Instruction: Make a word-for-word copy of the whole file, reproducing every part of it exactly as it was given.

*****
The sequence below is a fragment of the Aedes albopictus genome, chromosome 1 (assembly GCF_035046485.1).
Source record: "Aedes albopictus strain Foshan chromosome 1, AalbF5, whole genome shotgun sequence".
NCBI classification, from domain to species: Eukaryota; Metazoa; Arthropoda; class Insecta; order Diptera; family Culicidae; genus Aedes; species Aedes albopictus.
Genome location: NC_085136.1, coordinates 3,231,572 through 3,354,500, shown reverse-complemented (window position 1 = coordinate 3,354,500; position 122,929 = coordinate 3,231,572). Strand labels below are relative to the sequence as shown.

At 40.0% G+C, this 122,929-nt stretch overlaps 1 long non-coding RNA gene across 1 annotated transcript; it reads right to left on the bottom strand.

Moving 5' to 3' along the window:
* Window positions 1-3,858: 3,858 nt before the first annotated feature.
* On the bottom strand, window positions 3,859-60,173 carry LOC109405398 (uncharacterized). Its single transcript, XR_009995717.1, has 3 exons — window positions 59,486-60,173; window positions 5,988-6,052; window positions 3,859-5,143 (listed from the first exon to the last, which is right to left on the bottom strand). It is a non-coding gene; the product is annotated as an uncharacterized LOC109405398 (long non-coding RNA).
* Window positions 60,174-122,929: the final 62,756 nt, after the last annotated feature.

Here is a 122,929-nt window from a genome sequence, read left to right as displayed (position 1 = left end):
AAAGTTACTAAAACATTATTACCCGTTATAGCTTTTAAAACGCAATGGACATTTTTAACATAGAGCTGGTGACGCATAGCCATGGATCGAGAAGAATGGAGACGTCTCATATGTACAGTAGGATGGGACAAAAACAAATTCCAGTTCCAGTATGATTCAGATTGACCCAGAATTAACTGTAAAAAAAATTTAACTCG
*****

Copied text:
The sequence below is a fragment of the Aedes albopictus genome, chromosome 1 (assembly GCF_035046485.1).
Source record: "Aedes albopictus strain Foshan chromosome 1, AalbF5, whole genome shotgun sequence".
NCBI classification, from domain to species: Eukaryota; Metazoa; Arthropoda; class Insecta; order Diptera; family Culicidae; genus Aedes; species Aedes albopictus.
Genome location: NC_085136.1, coordinates 3,231,572 through 3,354,500, shown reverse-complemented (window position 1 = coordinate 3,354,500; position 122,929 = coordinate 3,231,572). Strand labels below are relative to the sequence as shown.

At 40.0% G+C, this 122,929-nt stretch overlaps 1 long non-coding RNA gene across 1 annotated transcript; it reads right to left on the bottom strand.

Moving 5' to 3' along the window:
* Window positions 1-3,858: 3,858 nt before the first annotated feature.
* On the bottom strand, window positions 3,859-60,173 carry LOC109405398 (uncharacterized). Its single transcript, XR_009995717.1, has 3 exons — window positions 59,486-60,173; window positions 5,988-6,052; window positions 3,859-5,143 (listed from the first exon to the last, which is right to left on the bottom strand). It is a non-coding gene; the product is annotated as an uncharacterized LOC109405398 (long non-coding RNA).
* Window positions 60,174-122,929: the final 62,756 nt, after the last annotated feature.

Here is a 122,929-nt window from a genome sequence, read left to right as displayed (position 1 = left end):
AAAGTTACTAAAACATTATTACCCGTTATAGCTTTTAAAACGCAATGGACATTTTTAACATAGAGCTGGTGACGCATAGCCATGGATCGAGAAGAATGGAGACGTCTCATATGTACAGTAGGATGGGACAAAAACAAATTCCAGTTCCAGTATGATTCAGATTGACCCAGAATTAACTGTAAAAAAAATTTAACTCG